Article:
A major controversy is brewing in the aftermath of a tragic mass shooting in a high school in Florida. This controversy pits the rights of gun owners against the rights of the general public to be safe from guns.
Proponents of stricter gun controls in the USA describe the situation there as an “epidemic” with almost 39,000 deaths from shootings in 2016. Many gun advocates there also point to the First Amendment’s guarantee of a “citizen’s right to bear arms,” presumably referring to single shot muskets common in the 1780s. They interpret this to mean that they have a right to keep and carry guns in a way that makes schools, houses of worship, convention halls, and universities unsafe places.
Guns have their place, especially on farms and in small northern communities, but controls are needed. However, it has been difficult to put these controls on guns, partly because of a powerful gun lobby supported by companies with a lot of money.
Meanwhile, there is another controversy brewing in Montreal after authorities suggested closing the Camillien-Houde/Remembrance corridor in Mount Royal Park to private automobiles.
This controversy pits the rights of car owners to get wherever they are going as fast as possible against the rights of non-motorists enjoying the park. There have been many confrontations and close calls between these two groups.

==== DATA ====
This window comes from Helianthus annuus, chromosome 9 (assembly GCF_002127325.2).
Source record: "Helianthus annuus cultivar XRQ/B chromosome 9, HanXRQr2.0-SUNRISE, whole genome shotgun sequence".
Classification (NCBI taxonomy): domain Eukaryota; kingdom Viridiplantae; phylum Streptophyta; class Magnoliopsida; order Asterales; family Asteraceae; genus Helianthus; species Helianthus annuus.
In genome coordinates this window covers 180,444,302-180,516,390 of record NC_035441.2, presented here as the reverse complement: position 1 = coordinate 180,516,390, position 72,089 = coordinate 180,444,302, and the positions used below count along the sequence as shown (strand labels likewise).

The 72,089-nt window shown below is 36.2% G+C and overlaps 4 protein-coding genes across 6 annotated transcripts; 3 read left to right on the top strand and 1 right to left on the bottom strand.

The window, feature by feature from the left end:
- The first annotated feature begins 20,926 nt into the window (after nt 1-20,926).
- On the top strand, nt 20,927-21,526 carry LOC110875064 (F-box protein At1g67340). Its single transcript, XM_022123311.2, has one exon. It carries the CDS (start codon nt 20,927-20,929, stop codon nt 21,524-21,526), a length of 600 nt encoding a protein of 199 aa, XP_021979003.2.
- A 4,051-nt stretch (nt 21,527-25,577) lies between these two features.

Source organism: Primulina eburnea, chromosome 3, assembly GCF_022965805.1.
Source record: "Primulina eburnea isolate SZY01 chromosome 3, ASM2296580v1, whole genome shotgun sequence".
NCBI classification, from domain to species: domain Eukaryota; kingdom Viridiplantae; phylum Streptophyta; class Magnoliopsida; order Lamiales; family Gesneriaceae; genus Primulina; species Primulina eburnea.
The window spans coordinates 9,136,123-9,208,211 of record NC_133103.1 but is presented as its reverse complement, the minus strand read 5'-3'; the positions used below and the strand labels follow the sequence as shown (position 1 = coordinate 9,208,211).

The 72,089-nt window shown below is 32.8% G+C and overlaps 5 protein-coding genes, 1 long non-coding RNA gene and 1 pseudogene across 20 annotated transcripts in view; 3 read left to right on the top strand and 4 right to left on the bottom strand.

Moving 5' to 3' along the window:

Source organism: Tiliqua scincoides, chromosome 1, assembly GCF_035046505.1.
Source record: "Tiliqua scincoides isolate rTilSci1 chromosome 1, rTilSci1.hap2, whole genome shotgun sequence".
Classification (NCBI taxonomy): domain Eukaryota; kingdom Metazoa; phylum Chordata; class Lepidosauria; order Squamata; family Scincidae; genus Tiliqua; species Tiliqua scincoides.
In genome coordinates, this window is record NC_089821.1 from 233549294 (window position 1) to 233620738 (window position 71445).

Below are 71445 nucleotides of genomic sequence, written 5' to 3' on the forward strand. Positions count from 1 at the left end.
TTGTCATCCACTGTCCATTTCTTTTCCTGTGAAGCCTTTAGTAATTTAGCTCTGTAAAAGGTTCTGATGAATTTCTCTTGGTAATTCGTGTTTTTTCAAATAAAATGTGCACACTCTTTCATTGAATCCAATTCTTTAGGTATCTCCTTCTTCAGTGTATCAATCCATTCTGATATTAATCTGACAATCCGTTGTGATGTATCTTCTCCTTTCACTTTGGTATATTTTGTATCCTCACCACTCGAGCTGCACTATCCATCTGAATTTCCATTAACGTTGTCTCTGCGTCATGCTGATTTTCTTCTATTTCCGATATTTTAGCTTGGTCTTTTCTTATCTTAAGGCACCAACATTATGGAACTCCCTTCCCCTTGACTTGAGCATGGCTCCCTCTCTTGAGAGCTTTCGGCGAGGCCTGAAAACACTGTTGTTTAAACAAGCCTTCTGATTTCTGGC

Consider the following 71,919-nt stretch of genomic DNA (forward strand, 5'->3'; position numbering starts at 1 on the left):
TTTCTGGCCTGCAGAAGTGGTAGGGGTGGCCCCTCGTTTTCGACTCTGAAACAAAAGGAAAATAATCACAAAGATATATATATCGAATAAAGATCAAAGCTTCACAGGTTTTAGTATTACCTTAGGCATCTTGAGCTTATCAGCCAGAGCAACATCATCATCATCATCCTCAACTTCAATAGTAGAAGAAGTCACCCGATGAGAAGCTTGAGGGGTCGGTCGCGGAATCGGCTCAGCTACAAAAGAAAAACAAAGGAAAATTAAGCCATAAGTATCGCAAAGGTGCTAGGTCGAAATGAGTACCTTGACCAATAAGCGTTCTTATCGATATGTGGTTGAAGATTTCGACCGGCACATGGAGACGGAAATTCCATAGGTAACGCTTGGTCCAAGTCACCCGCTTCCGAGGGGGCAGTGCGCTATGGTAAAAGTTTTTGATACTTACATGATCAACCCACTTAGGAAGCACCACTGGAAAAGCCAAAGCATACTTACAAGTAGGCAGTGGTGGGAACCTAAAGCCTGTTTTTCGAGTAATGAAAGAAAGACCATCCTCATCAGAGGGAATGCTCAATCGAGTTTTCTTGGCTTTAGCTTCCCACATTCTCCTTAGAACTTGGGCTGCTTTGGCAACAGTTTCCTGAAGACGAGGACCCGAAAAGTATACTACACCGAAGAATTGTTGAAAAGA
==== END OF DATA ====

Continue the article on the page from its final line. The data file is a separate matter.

Last October saw the tragic death of an 18-year-old cyclist descending Mt. Royal when a car driver did an U-turn just downhill from a hairpin turn; the cyclist had no chance. Presumably the only way to stop drivers from doing this dangerous and illegal maneuver is to stop automobiles driving through the park.
In a moving memorial to the deceased cyclist, hundreds of cyclists and pedestrians slowly climbed from Park Ave up the hill and past where the young cyclist died. Probably everyone of them hoped and prayed that something can be done to stop such senseless deaths.
Each week, cars kill about 300 cyclists and pedestrians around the world. We need cars for transportation, but traffic needs to be properly controlled. Much of the public space in Montreal and other cities has perversely become appropriated for the use of cars instead of people. Many parts of our city have become dangerous as a result.
Our tools for fixing this include driver education, lowering speed limits, various types of road closures (partial, full, temporary, seasonal, permanent) and other traffic calming measures.
Frederick Olmstead, who designed Mt Royal Park in the 1870s, never wanted people to rush through the park nor for a road to cut through it. The OPCM (Montreal’s office of public consultations), round table discussions on the future of Mt Royal Park, together with various urban and transport plans for Montréal all conclude that car traffic in Mt Royal Park should be regulated or eliminated.
The details are still under discussion; certainly buses, emergency vehicles, taxis, and bicycles should be allowed through Mt Royal Park. Perhaps private automobiles could be allowed through under special circumstances…
Possibly the City of Ottawa could serve as a model; many major roads there are closed to motorists on Sunday mornings during warmer months. Cyclists and inline roller skaters there can get up early to enjoy a safe ride, but car traffic is not impeded during work days.
The way ahead will not be easy; the car lobby is much more powerful than the gun lobby. But this is the right direction.
Feature image: Memorial to cyclist killed on Mt Royal